This article is Part II of a two part feature on Augusta native Nita Wiggins and her journey as a black woman growing up in the South and finding her place in a challenging world. For Part I, see here

When Nita Wiggins is asked why she is writing her book, she relates a story from the NBA Finals in 2011. Wiggins’ adopted sports town of Dallas, where she was a sports reporter and anchor for ten years, had just seen the Dallas Mavericks win the NBA Championship. Wiggins’ contract had ended two years earlier but she was still interested in the teams. Following the win, Wiggins tuned to the Dallas station covering the team to watch post-game coverage and the celebration. There were seven people covering the win. Every one of them was white.

Another reason Wiggins gives for writing her book involves a girl named Marley Dias from New Jersey. Marley, an 11-year-old black girl from New Jersey, made some national news in 2016 regarding her love of reading. Dias was a committed bibliophile but began to notice that nearly all of the books she was reading were about “white boys and their dogs.” Dias ultimately started a campaign called #1000blackgirlbooks that set out to even the ratio. Wiggins hopes her book can be added to the list. “I write this book so that young Marley Dias and her generation can add my name to a group that is distressingly small: black female protagonists about whom they can read and for whom they can root,” says Wiggins.

Wiggins also hopes to “demystify television journalism and sports journalism for those who do not have access to the hallowed realm.”  Wiggins spent her childhood “devouring statistics” and two decades of her careers interviewing athletes of all stripes, from all sports. Her experience gives her a unique position to explain what is happening behind the scenes.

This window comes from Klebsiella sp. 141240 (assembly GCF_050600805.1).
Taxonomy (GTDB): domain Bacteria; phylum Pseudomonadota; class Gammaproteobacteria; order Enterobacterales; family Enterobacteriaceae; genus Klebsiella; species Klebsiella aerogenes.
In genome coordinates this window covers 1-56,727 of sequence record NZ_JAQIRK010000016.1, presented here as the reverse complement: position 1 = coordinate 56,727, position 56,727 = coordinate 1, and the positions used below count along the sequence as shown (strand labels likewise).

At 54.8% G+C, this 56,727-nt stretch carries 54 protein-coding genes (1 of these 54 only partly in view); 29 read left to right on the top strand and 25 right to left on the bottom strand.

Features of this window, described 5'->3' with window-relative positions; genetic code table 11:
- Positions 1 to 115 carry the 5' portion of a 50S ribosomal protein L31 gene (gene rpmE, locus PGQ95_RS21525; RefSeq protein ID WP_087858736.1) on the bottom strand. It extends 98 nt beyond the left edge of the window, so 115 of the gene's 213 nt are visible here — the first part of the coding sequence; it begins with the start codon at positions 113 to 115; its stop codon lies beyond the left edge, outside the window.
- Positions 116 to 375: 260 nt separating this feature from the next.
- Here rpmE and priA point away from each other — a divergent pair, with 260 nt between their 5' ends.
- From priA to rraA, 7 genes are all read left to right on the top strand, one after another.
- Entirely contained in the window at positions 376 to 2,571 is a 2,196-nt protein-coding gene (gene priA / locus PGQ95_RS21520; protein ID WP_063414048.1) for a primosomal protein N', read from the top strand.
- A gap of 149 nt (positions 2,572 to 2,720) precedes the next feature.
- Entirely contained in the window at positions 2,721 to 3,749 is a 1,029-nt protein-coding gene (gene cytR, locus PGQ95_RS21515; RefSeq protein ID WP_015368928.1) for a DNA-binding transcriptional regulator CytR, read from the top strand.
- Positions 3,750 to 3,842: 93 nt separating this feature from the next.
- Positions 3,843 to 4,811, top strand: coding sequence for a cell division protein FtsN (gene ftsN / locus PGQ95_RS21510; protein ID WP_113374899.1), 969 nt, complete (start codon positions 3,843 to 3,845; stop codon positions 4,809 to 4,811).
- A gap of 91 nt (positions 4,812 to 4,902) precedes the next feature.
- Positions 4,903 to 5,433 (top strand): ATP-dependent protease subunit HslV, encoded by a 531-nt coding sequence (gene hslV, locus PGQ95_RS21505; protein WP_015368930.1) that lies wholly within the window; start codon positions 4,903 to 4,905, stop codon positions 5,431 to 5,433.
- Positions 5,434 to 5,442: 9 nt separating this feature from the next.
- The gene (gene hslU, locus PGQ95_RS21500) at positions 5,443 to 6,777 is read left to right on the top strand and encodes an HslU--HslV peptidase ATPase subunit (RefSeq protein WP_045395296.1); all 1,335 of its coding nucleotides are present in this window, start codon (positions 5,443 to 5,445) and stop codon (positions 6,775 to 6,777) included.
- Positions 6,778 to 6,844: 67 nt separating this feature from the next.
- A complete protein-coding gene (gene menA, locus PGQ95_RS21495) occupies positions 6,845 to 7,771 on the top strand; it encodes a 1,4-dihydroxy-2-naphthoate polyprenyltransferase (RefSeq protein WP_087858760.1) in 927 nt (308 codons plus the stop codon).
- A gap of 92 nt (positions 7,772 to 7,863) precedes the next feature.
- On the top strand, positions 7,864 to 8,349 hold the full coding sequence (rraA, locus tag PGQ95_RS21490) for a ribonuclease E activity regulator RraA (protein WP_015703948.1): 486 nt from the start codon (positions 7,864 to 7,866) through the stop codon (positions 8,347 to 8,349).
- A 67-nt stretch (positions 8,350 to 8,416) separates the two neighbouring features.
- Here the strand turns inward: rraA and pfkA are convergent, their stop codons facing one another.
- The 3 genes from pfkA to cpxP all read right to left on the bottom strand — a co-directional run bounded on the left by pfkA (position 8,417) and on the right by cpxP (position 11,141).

But there are more reasons for Wiggins writing her book.

“There are two more reasons. They are not simple. They are not pleasant.

I write because it matters to me that I spent 20 years pursuing a goal that would have been easier, I am sure, if I did not look the way I look in America: Black. And female.”

These reasons are understandably the most personal for Wiggins. “Others with hair and skin similar to my Afro-textured hair and pecan-brown complexion nurtured the same career longings. Sadly, many did not make it. I did. This is my story. While it’s one that includes milestones of success, it also describes minefields of career-ending attitudes and practices around which I had to step in order to survive professionally. Doing so eventually became an emotional burden that nearly broke me,” says Wiggins.

When her contract ended with the Dallas station, Wiggins says she didn’t care to stay in broadcasting. She was looking for a change and found it in France teaching. But she knows her story could be an inspiration for others still trying to break in and fight a system that is loaded with conscious or accidental biases. Wiggins acknowledges that sometimes these biases are due to laziness or conventional thinking as much as sexism or racism. But that doesn’t make them any less difficult for those confronting them.

“My book illustrates how I, as a person of color and a heroine-in-the-making, confronted an entrenched system, managed my emotions and my actions against daunting odds, and conducted deep introspection to decide whether I fit into the world I had chosen. I was born a journalist; would TV journalism and sports journalism let me in?”


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